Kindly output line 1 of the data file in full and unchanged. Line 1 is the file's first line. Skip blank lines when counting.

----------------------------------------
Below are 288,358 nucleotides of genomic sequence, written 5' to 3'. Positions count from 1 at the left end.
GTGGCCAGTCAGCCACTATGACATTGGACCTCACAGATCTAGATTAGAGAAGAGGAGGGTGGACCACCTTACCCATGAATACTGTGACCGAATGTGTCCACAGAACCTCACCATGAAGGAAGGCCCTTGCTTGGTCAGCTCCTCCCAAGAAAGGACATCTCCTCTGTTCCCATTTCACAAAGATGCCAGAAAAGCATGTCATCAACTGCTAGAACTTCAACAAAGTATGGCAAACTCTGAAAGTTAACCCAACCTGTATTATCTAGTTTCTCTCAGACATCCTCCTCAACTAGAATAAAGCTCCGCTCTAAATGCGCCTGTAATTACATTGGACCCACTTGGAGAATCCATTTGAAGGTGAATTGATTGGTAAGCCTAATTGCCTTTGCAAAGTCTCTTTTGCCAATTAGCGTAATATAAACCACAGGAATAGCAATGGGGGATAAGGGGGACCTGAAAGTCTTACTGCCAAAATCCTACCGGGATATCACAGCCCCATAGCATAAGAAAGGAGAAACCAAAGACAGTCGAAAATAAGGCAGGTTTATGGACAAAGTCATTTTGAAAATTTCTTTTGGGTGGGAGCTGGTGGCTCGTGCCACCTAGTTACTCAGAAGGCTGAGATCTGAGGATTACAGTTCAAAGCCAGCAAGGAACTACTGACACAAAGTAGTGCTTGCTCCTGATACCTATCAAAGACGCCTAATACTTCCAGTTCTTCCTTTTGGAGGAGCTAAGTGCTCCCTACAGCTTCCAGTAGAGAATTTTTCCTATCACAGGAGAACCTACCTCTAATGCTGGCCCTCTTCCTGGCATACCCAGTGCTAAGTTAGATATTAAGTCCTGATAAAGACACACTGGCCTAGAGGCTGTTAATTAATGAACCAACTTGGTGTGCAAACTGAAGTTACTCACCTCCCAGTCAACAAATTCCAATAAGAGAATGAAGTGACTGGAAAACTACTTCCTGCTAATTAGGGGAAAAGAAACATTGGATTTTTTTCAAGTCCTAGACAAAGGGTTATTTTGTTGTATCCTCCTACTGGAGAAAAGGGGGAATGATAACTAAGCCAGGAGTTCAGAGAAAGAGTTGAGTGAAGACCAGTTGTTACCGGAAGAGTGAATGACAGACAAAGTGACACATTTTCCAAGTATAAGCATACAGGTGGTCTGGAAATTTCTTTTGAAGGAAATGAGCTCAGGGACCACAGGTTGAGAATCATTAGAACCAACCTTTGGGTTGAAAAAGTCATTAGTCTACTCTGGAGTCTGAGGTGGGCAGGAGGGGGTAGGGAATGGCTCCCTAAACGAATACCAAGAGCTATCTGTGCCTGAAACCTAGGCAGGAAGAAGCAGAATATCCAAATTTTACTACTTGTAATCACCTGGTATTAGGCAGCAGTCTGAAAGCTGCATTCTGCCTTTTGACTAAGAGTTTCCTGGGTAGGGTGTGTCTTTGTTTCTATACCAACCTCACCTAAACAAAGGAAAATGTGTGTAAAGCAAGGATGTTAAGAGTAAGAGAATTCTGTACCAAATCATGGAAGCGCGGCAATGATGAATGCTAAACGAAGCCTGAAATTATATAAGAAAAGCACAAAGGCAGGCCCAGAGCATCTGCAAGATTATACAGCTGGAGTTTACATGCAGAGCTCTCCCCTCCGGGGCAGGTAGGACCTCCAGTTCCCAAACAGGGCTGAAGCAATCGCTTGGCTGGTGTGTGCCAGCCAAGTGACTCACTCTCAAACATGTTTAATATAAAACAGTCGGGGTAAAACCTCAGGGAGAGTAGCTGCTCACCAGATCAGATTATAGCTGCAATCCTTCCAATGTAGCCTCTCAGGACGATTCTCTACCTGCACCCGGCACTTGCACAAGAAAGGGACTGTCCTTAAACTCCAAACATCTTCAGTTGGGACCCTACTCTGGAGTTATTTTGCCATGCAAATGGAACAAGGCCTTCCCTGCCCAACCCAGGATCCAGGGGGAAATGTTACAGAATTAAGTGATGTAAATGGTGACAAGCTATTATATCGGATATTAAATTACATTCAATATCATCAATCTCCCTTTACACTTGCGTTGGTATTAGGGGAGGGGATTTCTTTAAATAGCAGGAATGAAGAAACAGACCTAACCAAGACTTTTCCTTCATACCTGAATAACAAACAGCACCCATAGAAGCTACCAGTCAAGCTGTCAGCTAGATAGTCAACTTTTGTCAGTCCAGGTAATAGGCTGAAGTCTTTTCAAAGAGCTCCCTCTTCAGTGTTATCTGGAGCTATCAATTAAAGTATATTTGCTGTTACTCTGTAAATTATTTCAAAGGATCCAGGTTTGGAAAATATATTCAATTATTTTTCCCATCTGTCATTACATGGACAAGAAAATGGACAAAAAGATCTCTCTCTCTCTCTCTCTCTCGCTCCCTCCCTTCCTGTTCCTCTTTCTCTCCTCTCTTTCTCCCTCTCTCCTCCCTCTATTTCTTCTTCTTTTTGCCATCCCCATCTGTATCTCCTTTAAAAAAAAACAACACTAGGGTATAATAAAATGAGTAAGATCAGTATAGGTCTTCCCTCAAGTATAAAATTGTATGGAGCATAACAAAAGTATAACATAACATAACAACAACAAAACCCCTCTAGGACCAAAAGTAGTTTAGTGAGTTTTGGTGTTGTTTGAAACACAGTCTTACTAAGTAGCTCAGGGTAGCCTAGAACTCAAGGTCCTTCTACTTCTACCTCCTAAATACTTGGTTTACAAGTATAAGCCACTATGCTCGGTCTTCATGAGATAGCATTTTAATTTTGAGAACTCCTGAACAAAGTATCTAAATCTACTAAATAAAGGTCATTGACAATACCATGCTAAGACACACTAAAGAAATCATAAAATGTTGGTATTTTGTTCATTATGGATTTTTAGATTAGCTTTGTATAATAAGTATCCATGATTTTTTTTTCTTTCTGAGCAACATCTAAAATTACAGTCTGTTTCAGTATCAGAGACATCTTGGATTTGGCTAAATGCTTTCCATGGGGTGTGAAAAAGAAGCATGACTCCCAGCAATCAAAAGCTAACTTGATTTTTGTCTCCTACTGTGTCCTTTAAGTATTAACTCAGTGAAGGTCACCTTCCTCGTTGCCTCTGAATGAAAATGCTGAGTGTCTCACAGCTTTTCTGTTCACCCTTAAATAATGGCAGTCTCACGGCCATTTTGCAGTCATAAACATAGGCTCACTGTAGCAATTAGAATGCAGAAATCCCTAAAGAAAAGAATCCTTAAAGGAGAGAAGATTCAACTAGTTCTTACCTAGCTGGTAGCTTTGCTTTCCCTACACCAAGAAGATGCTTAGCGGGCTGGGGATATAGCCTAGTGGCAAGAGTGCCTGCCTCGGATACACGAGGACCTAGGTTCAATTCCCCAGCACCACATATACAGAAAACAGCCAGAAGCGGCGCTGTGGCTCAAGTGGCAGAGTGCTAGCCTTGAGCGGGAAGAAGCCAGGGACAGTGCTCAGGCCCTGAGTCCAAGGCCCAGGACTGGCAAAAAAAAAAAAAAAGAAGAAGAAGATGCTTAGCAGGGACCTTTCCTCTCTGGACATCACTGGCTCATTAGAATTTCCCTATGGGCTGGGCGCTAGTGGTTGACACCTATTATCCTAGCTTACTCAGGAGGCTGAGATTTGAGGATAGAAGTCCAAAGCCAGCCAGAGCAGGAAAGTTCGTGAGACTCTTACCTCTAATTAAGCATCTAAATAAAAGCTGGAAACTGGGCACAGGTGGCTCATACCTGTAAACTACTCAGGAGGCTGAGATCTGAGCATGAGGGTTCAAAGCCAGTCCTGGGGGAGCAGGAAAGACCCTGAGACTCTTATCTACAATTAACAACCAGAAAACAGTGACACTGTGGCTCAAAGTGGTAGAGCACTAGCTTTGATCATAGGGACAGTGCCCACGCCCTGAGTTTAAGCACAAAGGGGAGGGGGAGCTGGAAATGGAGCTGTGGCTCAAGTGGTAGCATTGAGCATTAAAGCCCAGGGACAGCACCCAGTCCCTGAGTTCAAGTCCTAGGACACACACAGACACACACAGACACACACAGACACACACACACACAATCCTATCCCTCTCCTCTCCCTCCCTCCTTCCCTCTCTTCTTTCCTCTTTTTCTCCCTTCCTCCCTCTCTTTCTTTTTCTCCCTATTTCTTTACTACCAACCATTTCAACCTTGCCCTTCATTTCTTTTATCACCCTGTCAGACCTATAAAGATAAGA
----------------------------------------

Below are 288,358 nucleotides of genomic sequence, written 5' to 3'. Positions count from 1 at the left end.